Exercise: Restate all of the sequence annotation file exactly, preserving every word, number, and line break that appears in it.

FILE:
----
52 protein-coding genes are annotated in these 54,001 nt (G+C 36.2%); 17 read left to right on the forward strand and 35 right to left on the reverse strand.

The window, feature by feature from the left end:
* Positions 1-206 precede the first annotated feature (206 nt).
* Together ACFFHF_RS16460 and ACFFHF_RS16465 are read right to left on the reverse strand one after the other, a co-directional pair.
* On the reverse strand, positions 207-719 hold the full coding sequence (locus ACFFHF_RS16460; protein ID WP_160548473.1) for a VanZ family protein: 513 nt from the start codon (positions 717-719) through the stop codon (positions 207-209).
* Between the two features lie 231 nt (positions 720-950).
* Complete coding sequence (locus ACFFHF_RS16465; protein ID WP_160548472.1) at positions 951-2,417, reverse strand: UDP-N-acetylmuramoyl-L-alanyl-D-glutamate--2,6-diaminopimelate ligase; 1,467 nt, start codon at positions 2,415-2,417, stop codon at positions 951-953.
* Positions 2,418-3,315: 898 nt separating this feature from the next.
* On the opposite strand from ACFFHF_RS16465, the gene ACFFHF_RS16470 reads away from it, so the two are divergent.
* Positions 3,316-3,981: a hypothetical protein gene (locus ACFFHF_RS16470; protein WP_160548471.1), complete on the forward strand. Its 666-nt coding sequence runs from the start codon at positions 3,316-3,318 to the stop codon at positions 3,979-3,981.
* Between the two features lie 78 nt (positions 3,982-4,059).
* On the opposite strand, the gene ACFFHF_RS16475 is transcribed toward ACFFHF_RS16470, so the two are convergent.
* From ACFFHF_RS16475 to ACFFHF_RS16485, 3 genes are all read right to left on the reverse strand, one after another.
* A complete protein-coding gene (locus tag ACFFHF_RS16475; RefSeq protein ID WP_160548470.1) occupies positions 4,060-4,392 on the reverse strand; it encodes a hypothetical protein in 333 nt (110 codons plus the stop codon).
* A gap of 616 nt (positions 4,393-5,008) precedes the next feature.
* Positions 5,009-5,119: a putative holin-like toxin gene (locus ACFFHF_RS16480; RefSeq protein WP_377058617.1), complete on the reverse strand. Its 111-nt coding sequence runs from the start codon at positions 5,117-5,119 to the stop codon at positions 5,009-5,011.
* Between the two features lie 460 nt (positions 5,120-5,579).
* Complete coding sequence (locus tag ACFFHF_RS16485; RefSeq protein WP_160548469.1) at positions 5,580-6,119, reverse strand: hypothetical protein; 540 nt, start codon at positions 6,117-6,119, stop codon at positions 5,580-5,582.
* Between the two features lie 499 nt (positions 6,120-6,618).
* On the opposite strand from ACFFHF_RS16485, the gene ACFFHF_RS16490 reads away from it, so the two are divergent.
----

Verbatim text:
52 protein-coding genes are annotated in these 54,001 nt (G+C 36.2%); 17 read left to right on the forward strand and 35 right to left on the reverse strand.

The window, feature by feature from the left end:
* Positions 1-206 precede the first annotated feature (206 nt).
* Together ACFFHF_RS16460 and ACFFHF_RS16465 are read right to left on the reverse strand one after the other, a co-directional pair.
* On the reverse strand, positions 207-719 hold the full coding sequence (locus ACFFHF_RS16460; protein ID WP_160548473.1) for a VanZ family protein: 513 nt from the start codon (positions 717-719) through the stop codon (positions 207-209).
* Between the two features lie 231 nt (positions 720-950).
* Complete coding sequence (locus ACFFHF_RS16465; protein ID WP_160548472.1) at positions 951-2,417, reverse strand: UDP-N-acetylmuramoyl-L-alanyl-D-glutamate--2,6-diaminopimelate ligase; 1,467 nt, start codon at positions 2,415-2,417, stop codon at positions 951-953.
* Positions 2,418-3,315: 898 nt separating this feature from the next.
* On the opposite strand from ACFFHF_RS16465, the gene ACFFHF_RS16470 reads away from it, so the two are divergent.
* Positions 3,316-3,981: a hypothetical protein gene (locus ACFFHF_RS16470; protein WP_160548471.1), complete on the forward strand. Its 666-nt coding sequence runs from the start codon at positions 3,316-3,318 to the stop codon at positions 3,979-3,981.
* Between the two features lie 78 nt (positions 3,982-4,059).
* On the opposite strand, the gene ACFFHF_RS16475 is transcribed toward ACFFHF_RS16470, so the two are convergent.
* From ACFFHF_RS16475 to ACFFHF_RS16485, 3 genes are all read right to left on the reverse strand, one after another.
* A complete protein-coding gene (locus tag ACFFHF_RS16475; RefSeq protein ID WP_160548470.1) occupies positions 4,060-4,392 on the reverse strand; it encodes a hypothetical protein in 333 nt (110 codons plus the stop codon).
* A gap of 616 nt (positions 4,393-5,008) precedes the next feature.
* Positions 5,009-5,119: a putative holin-like toxin gene (locus ACFFHF_RS16480; RefSeq protein WP_377058617.1), complete on the reverse strand. Its 111-nt coding sequence runs from the start codon at positions 5,117-5,119 to the stop codon at positions 5,009-5,011.
* Between the two features lie 460 nt (positions 5,120-5,579).
* Complete coding sequence (locus tag ACFFHF_RS16485; RefSeq protein WP_160548469.1) at positions 5,580-6,119, reverse strand: hypothetical protein; 540 nt, start codon at positions 6,117-6,119, stop codon at positions 5,580-5,582.
* Between the two features lie 499 nt (positions 6,120-6,618).
* On the opposite strand from ACFFHF_RS16485, the gene ACFFHF_RS16490 reads away from it, so the two are divergent.